Category Archives: Drones

Triangular Object Spotted “Dogfighting” With Two F-16s Inside Area 51

Photos shot from UFO Seekers allegedly show unknown, triangular object interacting with two U.S. Air Force F-16s. But it’s probably a bird.

On Feb. 15, 2017, UFO seekers Tim Doyle and Tracey Su were camping near Groom Lake to take pictures and film videos of activity in the skies inside Area 51. During their stay, they spotted a couple of F-16s dogfighting and snapped some shots at the jets. It wasn’t until they got back home, when they started reviewing the pictures, that they noticed a third unidentified aircraft that they described as a “triangular” object which appeared to be dogfighting the “Vipers” (as the F-16s are dubbed within the fighter pilots community).

The video below includes the pictures shot by Tracey (go to 19:45).

“We try to be a medium between the UFO Community and the Aviation Community. My dad worked at Plant 42 and other family had similar jobs. So people shouldn’t believe we would ever jump to advocating the existence of aliens or an alien craft at AREA 51. But that day we did catch a third craft, unfortunately we only used the photos in the video. All media from that trip was lost in a hard drive failure. In fact UFO Seekers lost over 5 months worth of media (6TB). It may have been a foreign aircraft as that is the primary purpose of the airspace at Groom Lake. Also I know the Air Force tests craft like the Polecat at the NTTR so it may have been an unmanned drone. But maybe, just maybe, it was something more,” said Tim in a message to The Aviationist.

The two F-16s flying close to the mysterious object (highlighted). This is a screen grab from UFO Seekers video filmed close to Area 51.

Here’s the mysterious object. Aircraft, drone or bird? (Screenshot from the UFO Seekers video).

The resolution of images in the video does not allow a proper identification of the object which might well be a drone (or a distant manned aircraft…such as an F-117 that was spotted flying over Nevada with accompanying F-16, in the recent past), still the story of the alleged interaction has had some exposure.

Assessing the size is difficult: even though the perspective might be a factor here, the object seems to be smaller than the F-16s, but probably much larger than a micro-drone as the bird-sized Perdix drones, 103 of those, launched from three F/A-18F Super Hornets, took part in one of the world’s largest micro-drone swarms over the skies of Naval Air Weapons Station China Lake, California on Oct. 25, 2016. That said, the aircraft could be a prototype of some new UAV (Unmanned Aerial Vehicle), maybe a UCAV (Unmanned Combat Aerial Vehicle), a weaponized drone.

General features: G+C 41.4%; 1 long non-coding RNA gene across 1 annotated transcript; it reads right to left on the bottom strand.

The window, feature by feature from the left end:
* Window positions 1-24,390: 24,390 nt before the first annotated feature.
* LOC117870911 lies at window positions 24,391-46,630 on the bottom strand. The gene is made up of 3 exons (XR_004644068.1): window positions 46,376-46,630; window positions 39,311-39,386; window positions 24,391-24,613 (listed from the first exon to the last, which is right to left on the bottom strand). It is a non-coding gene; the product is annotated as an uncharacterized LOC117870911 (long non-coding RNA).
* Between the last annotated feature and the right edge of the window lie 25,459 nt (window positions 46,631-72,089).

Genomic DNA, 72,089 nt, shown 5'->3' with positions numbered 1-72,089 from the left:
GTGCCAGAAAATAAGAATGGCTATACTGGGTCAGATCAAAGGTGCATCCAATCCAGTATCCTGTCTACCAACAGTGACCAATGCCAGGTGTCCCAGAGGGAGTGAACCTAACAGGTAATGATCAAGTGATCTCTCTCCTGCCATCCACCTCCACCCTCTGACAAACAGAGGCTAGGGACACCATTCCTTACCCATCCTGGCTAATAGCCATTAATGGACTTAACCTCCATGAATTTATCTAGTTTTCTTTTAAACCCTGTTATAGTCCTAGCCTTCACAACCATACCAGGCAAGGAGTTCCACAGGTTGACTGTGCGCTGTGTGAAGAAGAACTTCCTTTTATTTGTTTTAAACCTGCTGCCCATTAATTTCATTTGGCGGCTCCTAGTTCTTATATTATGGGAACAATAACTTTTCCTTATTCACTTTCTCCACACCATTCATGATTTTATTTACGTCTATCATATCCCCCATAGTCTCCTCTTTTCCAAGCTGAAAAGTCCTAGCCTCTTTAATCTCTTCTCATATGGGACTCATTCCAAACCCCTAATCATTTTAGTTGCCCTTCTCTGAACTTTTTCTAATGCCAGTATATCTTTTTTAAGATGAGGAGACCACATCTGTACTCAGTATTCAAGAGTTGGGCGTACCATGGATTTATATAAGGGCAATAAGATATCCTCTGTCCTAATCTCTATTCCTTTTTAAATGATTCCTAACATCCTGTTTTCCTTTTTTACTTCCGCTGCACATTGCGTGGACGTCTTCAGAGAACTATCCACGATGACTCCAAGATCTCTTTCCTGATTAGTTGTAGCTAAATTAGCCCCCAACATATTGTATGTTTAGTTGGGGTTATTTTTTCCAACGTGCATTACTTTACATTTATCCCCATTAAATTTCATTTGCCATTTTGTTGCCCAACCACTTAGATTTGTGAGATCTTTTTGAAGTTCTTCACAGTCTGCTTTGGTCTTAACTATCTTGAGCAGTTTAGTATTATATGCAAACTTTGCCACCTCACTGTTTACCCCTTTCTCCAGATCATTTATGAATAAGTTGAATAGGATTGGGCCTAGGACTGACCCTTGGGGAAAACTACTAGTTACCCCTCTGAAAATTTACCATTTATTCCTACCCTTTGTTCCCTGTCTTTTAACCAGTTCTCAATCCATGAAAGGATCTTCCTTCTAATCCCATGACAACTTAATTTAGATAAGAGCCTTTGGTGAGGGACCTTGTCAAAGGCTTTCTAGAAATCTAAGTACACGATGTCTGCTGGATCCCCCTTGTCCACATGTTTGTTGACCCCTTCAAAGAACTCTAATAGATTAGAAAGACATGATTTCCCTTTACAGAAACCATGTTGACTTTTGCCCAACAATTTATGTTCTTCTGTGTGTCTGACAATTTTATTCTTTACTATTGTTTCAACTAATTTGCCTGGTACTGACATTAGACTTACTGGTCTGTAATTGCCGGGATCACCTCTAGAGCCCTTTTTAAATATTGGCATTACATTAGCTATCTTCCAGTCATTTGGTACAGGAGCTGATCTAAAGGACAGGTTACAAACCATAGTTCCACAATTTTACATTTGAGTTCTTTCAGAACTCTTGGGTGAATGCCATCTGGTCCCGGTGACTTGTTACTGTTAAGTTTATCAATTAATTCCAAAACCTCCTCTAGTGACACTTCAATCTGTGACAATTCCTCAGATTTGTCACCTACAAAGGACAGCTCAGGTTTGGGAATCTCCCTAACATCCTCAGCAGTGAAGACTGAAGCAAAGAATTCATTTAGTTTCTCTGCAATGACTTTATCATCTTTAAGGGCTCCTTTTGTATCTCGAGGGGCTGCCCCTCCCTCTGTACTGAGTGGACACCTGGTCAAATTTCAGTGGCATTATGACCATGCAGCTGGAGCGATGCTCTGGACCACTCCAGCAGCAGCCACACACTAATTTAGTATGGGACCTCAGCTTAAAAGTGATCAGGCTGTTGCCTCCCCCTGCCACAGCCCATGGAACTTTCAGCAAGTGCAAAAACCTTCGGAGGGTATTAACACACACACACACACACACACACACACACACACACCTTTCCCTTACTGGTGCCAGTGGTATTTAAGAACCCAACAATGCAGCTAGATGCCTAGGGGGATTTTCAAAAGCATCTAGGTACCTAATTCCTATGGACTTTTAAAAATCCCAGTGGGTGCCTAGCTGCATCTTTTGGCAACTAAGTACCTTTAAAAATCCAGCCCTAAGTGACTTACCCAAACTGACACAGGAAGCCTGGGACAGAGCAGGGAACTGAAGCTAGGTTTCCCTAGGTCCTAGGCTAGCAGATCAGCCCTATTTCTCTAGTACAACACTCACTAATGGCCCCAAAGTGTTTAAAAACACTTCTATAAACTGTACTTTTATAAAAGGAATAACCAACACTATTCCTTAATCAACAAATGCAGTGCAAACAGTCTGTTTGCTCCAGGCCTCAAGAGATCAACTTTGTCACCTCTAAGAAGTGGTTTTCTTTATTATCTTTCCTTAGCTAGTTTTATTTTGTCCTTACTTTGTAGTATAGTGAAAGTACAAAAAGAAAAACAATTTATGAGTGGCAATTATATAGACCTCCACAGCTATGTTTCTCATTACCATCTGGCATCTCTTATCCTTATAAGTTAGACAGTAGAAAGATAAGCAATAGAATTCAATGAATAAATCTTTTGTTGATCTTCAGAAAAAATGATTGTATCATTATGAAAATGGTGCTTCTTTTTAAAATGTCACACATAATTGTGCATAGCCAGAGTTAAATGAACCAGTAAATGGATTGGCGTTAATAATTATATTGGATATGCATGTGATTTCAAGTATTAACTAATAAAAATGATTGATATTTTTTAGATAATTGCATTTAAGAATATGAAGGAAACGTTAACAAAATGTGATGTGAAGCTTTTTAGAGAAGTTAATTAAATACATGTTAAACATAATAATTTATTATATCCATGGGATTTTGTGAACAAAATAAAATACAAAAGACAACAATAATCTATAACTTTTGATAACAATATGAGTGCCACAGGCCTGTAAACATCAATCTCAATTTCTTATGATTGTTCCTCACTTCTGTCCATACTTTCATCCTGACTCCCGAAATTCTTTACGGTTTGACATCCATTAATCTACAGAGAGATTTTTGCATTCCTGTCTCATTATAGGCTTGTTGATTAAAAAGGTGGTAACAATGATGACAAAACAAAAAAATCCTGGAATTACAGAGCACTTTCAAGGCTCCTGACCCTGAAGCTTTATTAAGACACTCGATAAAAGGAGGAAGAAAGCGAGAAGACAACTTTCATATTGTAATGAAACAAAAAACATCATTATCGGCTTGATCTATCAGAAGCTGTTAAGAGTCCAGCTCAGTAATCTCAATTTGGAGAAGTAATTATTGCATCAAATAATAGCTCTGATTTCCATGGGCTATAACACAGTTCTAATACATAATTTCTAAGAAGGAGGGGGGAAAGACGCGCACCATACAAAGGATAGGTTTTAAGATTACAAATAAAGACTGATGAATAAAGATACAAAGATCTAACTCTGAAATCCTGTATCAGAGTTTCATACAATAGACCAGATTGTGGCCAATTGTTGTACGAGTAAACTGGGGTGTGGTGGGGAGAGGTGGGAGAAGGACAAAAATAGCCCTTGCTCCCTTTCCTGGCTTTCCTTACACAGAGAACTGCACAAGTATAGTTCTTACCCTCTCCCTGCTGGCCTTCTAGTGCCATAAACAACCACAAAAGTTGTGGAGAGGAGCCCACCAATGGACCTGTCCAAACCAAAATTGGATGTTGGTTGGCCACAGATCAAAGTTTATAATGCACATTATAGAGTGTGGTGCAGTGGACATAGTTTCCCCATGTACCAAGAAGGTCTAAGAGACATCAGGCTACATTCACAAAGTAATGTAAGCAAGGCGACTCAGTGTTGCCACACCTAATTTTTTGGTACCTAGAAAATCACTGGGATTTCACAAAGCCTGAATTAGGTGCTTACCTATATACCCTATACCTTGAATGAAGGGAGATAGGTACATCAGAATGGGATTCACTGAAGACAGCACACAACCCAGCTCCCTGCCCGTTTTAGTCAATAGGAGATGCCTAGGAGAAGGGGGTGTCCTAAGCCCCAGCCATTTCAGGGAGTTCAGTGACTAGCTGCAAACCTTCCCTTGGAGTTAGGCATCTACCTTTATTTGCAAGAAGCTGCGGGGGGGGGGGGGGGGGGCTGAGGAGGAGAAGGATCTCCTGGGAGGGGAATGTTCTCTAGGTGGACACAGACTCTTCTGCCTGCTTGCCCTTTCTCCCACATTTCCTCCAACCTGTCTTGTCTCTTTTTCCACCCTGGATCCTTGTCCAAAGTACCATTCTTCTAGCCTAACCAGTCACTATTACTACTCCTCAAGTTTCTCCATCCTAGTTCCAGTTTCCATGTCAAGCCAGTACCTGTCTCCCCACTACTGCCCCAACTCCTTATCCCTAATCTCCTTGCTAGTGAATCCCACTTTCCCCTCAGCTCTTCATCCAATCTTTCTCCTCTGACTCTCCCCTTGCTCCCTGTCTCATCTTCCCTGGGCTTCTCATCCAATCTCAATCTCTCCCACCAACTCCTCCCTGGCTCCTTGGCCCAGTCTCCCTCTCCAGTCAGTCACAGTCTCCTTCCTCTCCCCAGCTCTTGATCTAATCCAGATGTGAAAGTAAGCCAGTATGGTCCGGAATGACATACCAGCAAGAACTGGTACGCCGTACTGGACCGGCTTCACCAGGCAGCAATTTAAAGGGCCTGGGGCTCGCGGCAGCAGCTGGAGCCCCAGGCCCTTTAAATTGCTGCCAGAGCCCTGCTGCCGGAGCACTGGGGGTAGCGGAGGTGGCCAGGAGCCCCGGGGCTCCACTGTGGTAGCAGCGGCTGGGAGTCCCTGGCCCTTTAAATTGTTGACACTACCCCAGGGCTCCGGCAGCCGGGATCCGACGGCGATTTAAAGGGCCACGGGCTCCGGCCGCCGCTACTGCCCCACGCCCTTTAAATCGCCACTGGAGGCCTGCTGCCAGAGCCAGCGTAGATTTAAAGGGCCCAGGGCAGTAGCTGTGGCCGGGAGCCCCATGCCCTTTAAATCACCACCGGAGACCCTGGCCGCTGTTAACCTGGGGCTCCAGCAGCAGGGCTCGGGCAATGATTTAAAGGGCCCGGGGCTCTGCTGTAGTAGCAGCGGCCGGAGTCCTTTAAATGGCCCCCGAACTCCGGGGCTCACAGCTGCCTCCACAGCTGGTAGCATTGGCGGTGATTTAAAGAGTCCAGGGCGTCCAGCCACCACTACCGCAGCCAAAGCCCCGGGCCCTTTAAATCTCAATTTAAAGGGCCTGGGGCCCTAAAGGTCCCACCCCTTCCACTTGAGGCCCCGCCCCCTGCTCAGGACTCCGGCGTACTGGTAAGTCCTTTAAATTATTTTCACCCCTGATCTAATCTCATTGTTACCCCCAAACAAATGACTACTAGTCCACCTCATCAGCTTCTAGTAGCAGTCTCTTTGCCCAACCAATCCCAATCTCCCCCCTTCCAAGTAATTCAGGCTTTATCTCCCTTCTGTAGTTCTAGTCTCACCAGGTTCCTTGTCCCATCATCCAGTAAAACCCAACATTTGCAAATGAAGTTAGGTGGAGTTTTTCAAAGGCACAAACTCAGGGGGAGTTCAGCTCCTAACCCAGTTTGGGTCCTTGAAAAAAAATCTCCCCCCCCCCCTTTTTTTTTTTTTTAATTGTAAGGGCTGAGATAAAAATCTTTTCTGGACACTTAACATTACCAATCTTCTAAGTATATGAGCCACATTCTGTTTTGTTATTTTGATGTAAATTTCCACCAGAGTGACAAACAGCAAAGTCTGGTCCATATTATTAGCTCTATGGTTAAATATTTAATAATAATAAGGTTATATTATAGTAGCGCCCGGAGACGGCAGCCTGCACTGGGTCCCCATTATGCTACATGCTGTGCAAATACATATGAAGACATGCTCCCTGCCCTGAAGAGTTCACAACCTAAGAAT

Considered the position of the two fighters, rather than a dogfight, it seems that the jets were chasing the mysterious object rather than engaging it. Maybe they had just intercepted it in a simulated VID mission, or they were simply shadowing or filming a test flight. However, unlike what happened last year with the shots of the Su-27P dofighting with an F-16 inside Area 51, these new photos embedded in a YT video can’t provide a clear picture of the interaction.

Update: According to our friend Tyler Rogoway at The War Zone, the object is clearly a bird. “I literally see this all the time in frames. Birds catching thermals,” he says. “Viewing a bird somewhat edge on while soaring, that is exactly what they look like,” he said in a tweet to The Aviationist. To be honest I don’t see a bird here, but I may be wrong.

Update 2: Mick West, creator of Metabunk and famous debunker, has done an interesting analysis coming to the conclusion it was a bird. Here it is:

More or less the same analysis done by @AircraftSpots

Case closed? It seems so.

What’s your opinion? Let us know.

H/T @ufo_seekers

EQ-4 Global Hawk Drone Deployed to UAE with a Battlefield Airborne Communications Node Payload Reaches 20K Flight Hours

One of the RQ-4B Global Hawk drone converted into EQ-4 has logged 20,000 flight hours operating as a “flying gateway” for other aircraft involved in the air war on ISIS.

On Feb. 13, one of the U.S. Air Force RQ-4 Global Hawk drones reached 20,000 flight hours. The UAV (Unmanned Aerial Vehicle) is one of the three RQ-4Bs converted into EQ-4 and carry the BACN payload instead of the imagery intelligence (IMINT) sensors: it’s primarily a data and communications bridging node that supports multiple bridges simultaneously across multiple radio types. The crews who operate these particular flying gateways call them: “Wi-fi in the sky.”

“This milestone was the original lifespan of the aircraft,” said Senior Master Sgt. Matthew Pipes, Hawk Aircraft Maintenance Superintendent deployed to the 380th Air Expeditionary Wing, in a public release. “It’s exciting to see where this technology and this aircraft can take off too and how it can help those who are downrange.”

The aircraft (based on the photo the example “A2019”, an RQ-4 Block 20 converted into EQ-4), reached this milestone at its deployment base of Al Dhafra, UAE, from where the Global Hawks equipped with a Battlefield Communications Airfield Node payload are regularly launched for missions that can last 24 hours, or more. For instance, the very same aircraft surpassed the 10,000 flying hours in March 2015 during a 30.5-hour mission.